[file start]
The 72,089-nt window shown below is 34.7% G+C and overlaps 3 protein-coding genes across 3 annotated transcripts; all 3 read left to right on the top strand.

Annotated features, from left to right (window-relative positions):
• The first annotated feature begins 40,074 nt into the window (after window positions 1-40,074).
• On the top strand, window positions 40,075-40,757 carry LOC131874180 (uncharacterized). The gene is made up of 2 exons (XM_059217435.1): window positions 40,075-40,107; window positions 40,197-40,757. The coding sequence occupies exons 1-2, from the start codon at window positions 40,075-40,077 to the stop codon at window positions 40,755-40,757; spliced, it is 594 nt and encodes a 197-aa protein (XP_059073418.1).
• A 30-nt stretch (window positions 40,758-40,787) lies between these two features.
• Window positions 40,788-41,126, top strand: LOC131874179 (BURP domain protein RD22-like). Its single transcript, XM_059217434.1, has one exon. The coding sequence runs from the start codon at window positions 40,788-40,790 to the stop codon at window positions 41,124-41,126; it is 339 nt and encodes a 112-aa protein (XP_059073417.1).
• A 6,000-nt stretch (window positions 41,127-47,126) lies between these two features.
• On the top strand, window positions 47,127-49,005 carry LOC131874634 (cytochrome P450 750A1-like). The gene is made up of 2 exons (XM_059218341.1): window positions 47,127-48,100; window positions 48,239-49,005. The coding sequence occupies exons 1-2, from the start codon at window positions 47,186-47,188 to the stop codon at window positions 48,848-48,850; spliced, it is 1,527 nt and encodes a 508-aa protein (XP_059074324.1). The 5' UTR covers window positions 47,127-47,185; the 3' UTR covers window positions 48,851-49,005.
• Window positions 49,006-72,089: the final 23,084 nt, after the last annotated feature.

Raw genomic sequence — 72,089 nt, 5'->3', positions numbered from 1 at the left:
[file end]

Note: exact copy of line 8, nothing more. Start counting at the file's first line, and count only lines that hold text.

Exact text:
• On the top strand, window positions 47,127-49,005 carry LOC131874634 (cytochrome P450 750A1-like). The gene is made up of 2 exons (XM_059218341.1): window positions 47,127-48,100; window positions 48,239-49,005. The coding sequence occupies exons 1-2, from the start codon at window positions 47,186-47,188 to the stop codon at window positions 48,848-48,850; spliced, it is 1,527 nt and encodes a 508-aa protein (XP_059074324.1). The 5' UTR covers window positions 47,127-47,185; the 3' UTR covers window positions 48,851-49,005.